Prisoners Take Guard Hostage. But When Cops Try to Save Him, He Yells to Them, IT’S A TRAP

Prisoners Take Guard Hostage But When Cops Try to Save Him He Yells to Them ITS A TRAP

The James T. Vaughn Correctional Center in Smyrna, Del. is normally a place of strict rules. The normal routine completely changed on Feb. 1 when inmates took over the prison.

The events of this terrifying situation sound as if they could be on a television show rather than a scene that actually took place. This news story of inmates taking over the largest prison in Delaware gained worldwide attention as people could not believe what was unfolding before their eyes.

It all started when inmates staged a fight. The inmates knew that Sgt. Steven Floyd, Department of Correction veteran of 16 years, would use his radio to call for help in response to the fight.

The moment that Floyd got on his radio was when inmates pushed him into a closet. The inmates then took over Building C, with Floyd being the first hostage.

Two other guards and a female counselor were also taken hostage. Though it is still shocking that the inmates were able to hold four people of authority as hostages, they apparently used “sharp objects” to assist in the takeover of Building C.

One hostage was released around 2:25 p.m. and another around 8 p.m. The inmates were negotiating with a hostage mediator through an officer’s walkie-talkie.

After the release of two of the guards they’d been holding hostage, they said that they needed the water to be turned back on in the prison under the guise of needing it for hygiene and thirst.

The water was turned on as a negotiation tactic, but the inmates had secret plans to use the water to only further protect themselves in this standoff. They filled metal footlockers with water to use as barricades to prevent authorities from storming in.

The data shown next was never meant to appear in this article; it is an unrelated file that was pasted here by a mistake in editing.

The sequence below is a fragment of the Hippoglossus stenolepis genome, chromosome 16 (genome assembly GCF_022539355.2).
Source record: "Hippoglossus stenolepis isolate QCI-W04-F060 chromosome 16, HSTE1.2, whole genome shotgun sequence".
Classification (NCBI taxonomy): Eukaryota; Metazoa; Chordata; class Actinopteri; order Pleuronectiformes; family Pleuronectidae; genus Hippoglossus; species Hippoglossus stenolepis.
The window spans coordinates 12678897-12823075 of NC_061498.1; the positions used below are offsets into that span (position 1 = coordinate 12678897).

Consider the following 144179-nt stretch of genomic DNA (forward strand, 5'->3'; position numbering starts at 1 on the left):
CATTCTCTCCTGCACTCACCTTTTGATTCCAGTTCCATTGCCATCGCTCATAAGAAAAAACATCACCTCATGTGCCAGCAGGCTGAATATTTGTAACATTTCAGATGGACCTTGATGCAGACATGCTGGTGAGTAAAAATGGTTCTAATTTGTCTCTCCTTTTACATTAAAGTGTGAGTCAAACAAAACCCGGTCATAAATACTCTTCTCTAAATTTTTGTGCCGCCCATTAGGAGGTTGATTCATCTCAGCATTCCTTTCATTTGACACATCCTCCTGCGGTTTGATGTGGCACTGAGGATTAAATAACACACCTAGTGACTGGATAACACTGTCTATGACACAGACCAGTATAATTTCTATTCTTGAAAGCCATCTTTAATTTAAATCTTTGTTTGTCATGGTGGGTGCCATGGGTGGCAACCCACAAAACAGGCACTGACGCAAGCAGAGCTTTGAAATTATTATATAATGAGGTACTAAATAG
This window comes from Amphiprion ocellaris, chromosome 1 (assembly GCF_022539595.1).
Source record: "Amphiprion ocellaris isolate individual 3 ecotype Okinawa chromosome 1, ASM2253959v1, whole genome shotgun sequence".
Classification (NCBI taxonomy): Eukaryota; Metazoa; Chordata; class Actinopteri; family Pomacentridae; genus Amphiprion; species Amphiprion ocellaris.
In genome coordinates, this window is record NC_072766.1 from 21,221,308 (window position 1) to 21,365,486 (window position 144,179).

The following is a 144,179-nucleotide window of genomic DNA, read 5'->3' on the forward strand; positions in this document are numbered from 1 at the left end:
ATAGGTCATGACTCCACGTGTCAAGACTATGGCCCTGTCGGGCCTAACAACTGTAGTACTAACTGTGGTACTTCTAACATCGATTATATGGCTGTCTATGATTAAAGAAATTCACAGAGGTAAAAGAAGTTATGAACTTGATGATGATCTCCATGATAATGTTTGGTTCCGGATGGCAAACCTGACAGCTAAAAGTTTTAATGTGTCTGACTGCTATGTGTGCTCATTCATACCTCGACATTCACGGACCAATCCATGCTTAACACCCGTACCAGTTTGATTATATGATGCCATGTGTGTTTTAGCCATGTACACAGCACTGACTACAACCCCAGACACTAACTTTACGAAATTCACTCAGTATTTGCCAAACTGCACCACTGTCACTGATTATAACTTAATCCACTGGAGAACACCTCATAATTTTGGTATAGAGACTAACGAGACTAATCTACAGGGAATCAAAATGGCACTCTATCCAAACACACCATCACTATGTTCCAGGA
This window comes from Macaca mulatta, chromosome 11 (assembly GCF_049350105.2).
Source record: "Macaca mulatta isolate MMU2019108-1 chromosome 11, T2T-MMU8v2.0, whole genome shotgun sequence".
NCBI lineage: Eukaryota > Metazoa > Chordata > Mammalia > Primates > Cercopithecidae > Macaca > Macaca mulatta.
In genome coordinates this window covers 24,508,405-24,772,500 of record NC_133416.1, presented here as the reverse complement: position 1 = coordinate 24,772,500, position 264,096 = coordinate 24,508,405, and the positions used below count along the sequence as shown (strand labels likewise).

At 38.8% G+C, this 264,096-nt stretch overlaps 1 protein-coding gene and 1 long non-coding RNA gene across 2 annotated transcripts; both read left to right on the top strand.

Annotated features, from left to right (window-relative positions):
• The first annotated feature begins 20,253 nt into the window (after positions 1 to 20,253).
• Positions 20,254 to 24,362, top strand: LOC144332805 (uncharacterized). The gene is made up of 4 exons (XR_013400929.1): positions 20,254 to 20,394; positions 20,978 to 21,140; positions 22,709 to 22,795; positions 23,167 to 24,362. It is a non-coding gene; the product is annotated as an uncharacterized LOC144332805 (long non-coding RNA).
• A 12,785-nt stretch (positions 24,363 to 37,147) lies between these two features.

On Feb. 2, officials used a backhoe to get through the barricades, take back control of the prison, and find the remaining two hostages. They were worried that if they waited any longer, it would become only more difficult to break in because inmates would have more time to build additional barricades.

Amazingly, the female counselor was not injured like the other guards. There were inmates who had taken it upon themselves to shield her from harm.

Sgt. Steven Floyd was found unresponsive and later pronounced dead. After he had been forced into the closet, other guards had started to rush to his aid, but he yelled at them to leave — it was a setup.

Instead of holding onto any hope that they would be able to rescue him from the hostage situation he saw unfolding, he bravely warned them not to enter but to get out of the building immediately. In his last hours, he likely saved many of these other guards from harm or even death.

Nothing but kind words have been spoken about who Floyd was as a husband, father, and corrections officer. The Department of Correction explained that Floyd spent his whole career at Vaughn Correctional.

In 2004 and 2005, he was even recognized for not missing one single day of work. Floyd will be dearly missed by many for his generosity, dedication, professionalism, and fairness.

He will certainly be remembered for his bravery and selflessness in his last hours. The guards he heroically warned to get out of the building will never forget the moment that Floyd saved their lives instead of trying to save his own.

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